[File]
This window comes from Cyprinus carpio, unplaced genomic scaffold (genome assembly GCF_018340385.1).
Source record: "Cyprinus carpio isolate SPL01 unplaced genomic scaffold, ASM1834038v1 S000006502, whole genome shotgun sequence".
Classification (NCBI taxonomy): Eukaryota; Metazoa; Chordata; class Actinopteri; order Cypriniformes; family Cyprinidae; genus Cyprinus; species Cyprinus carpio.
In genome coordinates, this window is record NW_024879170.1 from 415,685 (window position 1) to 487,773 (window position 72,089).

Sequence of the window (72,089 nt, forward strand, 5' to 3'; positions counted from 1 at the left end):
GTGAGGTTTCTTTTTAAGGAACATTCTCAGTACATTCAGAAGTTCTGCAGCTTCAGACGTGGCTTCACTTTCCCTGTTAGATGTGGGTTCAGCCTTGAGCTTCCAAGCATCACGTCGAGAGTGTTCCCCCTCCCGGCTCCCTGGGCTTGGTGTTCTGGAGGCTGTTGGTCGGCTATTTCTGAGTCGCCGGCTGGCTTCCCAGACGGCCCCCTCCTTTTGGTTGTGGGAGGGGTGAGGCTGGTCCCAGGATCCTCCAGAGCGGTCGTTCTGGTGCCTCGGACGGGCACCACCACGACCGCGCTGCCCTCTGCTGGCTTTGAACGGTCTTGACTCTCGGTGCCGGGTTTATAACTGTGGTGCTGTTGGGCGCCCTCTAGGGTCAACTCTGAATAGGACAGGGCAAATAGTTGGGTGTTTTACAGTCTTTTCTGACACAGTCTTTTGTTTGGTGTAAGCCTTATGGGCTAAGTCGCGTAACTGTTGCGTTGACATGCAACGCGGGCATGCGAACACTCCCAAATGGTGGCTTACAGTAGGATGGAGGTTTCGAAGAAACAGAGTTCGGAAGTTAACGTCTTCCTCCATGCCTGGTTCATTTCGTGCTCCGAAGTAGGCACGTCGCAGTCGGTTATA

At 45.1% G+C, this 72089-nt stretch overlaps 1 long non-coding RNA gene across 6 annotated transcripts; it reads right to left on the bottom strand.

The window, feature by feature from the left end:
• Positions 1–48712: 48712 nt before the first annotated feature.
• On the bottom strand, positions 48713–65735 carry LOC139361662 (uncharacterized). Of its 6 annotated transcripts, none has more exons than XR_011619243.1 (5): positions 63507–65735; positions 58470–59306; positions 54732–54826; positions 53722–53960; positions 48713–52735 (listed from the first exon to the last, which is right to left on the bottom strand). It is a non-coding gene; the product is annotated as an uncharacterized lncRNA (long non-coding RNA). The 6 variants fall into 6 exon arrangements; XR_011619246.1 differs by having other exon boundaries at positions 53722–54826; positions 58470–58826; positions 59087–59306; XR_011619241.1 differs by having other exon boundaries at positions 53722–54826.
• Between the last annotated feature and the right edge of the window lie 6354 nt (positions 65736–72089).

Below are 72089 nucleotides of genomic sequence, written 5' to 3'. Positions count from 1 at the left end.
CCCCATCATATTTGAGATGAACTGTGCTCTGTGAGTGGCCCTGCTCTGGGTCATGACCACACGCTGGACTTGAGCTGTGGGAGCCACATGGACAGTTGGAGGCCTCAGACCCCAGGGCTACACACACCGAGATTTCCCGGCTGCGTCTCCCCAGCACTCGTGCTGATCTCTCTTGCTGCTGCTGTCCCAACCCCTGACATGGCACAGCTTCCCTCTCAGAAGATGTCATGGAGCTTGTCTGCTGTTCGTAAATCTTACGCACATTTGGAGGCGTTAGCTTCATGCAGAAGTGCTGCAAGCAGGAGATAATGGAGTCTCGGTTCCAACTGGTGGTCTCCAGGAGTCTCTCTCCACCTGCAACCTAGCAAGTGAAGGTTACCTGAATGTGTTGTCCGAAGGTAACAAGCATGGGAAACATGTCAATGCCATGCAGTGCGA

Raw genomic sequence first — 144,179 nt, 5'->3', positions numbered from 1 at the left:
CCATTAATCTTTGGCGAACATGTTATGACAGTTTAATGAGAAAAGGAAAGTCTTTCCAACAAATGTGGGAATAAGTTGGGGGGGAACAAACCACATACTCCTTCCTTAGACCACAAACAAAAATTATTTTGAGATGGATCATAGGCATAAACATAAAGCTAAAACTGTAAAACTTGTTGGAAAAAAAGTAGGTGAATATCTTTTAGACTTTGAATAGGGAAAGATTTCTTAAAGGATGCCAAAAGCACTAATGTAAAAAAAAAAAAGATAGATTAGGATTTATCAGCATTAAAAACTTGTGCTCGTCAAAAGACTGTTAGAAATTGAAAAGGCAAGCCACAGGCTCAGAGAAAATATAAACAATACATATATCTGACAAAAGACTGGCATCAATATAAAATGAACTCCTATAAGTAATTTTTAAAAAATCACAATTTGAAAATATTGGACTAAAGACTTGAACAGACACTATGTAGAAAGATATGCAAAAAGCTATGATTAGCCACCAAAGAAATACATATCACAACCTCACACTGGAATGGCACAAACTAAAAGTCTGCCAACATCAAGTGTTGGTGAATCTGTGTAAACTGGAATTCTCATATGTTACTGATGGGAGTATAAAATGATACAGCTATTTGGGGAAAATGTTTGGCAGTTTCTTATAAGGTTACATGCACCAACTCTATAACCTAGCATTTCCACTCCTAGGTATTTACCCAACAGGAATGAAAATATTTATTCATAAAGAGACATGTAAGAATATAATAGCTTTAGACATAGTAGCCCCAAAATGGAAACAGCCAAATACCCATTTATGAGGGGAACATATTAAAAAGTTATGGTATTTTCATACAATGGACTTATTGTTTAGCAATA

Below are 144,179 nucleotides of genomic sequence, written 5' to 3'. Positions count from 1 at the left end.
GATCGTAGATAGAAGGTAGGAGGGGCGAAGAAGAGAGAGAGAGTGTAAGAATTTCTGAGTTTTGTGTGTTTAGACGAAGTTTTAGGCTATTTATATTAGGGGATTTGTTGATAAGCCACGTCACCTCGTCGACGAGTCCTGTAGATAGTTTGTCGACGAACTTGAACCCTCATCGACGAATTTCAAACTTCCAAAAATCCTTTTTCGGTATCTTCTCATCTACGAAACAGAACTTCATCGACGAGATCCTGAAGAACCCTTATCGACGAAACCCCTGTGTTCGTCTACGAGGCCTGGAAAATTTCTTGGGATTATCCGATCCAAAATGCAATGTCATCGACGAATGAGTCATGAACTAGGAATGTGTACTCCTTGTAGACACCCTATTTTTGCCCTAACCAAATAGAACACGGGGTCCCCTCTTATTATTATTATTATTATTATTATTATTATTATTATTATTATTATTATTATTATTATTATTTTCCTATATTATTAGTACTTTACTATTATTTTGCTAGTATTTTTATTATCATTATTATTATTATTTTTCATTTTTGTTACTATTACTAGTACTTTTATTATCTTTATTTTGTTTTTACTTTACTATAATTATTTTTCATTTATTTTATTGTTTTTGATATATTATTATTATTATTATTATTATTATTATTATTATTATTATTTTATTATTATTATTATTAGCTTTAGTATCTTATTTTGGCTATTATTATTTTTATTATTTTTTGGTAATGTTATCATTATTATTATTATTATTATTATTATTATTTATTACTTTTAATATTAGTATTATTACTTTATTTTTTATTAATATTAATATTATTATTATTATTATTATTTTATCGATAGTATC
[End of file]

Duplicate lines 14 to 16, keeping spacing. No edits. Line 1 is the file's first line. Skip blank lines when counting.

Raw genomic sequence first — 144,179 nt, 5'->3', positions numbered from 1 at the left:
CCATTAATCTTTGGCGAACATGTTATGACAGTTTAATGAGAAAAGGAAAGTCTTTCCAACAAATGTGGGAATAAGTTGGGGGGGAACAAACCACATACTCCTTCCTTAGACCACAAACAAAAATTATTTTGAGATGGATCATAGGCATAAACATAAAGCTAAAACTGTAAAACTTGTTGGAAAAAAAGTAGGTGAATATCTTTTAGACTTTGAATAGGGAAAGATTTCTTAAAGGATGCCAAAAGCACTAATGTAAAAAAAAAAAAGATAGATTAGGATTTATCAGCATTAAAAACTTGTGCTCGTCAAAAGACTGTTAGAAATTGAAAAGGCAAGCCACAGGCTCAGAGAAAATATAAACAATACATATATCTGACAAAAGACTGGCATCAATATAAAATGAACTCCTATAAGTAATTTTTAAAAAATCACAATTTGAAAATATTGGACTAAAGACTTGAACAGACACTATGTAGAAAGATATGCAAAAAGCTATGATTAGCCACCAAAGAAATACATATCACAACCTCACACTGGAATGGCACAAACTAAAAGTCTGCCAACATCAAGTGTTGGTGAATCTGTGTAAACTGGAATTCTCATATGTTACTGATGGGAGTATAAAATGATACAGCTATTTGGGGAAAATGTTTGGCAGTTTCTTATAAGGTTACATGCACCAACTCTATAACCTAGCATTTCCACTCCTAGGTATTTACCCAACAGGAATGAAAATATTTATTCATAAAGAGACATGTAAGAATATAATAGCTTTAGACATAGTAGCCCCAAAATGGAAACAGCCAAATACCCATTTATGAGGGGAACATATTAAAAAGTTATGGTATTTTCATACAATGGACTTATTGTTTAGCAATA

Below are 144,179 nucleotides of genomic sequence, written 5' to 3'. Positions count from 1 at the left end.